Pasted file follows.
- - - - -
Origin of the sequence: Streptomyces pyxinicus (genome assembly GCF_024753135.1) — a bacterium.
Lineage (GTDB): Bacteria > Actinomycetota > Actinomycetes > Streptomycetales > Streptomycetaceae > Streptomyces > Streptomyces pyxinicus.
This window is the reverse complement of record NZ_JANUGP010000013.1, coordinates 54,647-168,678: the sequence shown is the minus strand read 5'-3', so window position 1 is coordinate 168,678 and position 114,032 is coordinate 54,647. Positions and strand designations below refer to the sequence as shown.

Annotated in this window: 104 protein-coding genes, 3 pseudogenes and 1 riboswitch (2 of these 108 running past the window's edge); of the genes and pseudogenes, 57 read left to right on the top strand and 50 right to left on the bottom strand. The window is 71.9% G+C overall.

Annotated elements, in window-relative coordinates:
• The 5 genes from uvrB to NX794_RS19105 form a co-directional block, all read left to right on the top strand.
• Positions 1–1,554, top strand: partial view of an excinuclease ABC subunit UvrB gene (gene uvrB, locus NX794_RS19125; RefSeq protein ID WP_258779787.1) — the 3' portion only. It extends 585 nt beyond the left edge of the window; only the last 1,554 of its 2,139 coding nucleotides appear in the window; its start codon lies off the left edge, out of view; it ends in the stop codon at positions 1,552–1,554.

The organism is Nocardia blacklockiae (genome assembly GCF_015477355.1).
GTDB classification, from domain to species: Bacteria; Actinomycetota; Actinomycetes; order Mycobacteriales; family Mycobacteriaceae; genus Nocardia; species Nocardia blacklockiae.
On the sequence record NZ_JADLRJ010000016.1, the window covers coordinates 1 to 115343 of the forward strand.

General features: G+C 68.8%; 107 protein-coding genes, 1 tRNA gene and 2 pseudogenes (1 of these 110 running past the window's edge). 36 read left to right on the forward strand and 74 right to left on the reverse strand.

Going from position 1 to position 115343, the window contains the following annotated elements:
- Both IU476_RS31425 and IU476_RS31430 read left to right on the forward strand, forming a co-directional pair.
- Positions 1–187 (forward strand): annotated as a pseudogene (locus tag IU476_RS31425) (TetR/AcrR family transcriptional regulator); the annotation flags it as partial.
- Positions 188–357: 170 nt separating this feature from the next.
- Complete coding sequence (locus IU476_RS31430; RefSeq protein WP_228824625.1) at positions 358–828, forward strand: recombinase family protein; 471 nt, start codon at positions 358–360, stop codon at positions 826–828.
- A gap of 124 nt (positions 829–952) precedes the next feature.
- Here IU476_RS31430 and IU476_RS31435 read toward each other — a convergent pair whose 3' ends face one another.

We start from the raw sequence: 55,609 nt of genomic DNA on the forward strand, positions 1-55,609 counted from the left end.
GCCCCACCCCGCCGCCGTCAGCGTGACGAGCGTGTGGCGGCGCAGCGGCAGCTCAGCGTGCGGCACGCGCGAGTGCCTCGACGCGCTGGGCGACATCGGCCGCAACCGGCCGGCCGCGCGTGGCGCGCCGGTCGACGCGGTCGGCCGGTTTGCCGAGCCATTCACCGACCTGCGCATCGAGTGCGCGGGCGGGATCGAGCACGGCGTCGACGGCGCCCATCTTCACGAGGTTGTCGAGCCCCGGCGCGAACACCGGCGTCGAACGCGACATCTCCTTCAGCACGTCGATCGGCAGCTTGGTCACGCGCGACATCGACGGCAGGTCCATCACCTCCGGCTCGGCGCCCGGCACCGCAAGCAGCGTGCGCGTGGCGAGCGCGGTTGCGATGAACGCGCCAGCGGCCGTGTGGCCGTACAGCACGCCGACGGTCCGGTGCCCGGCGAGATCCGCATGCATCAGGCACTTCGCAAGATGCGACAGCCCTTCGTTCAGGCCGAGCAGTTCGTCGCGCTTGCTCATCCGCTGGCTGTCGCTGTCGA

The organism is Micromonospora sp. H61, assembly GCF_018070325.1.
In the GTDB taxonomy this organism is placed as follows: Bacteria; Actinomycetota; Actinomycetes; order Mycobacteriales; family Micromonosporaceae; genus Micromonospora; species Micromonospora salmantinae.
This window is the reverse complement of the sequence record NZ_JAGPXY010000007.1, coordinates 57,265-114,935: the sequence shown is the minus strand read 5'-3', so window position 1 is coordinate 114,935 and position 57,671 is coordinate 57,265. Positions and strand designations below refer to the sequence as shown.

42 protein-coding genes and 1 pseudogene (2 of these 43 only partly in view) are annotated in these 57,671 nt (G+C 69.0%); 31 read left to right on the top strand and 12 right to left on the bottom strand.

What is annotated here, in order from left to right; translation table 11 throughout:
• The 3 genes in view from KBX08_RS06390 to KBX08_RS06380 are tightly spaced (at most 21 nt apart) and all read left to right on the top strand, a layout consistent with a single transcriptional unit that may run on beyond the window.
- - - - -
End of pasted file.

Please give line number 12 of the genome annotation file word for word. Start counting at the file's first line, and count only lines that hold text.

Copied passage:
Going from position 1 to position 115343, the window contains the following annotated elements: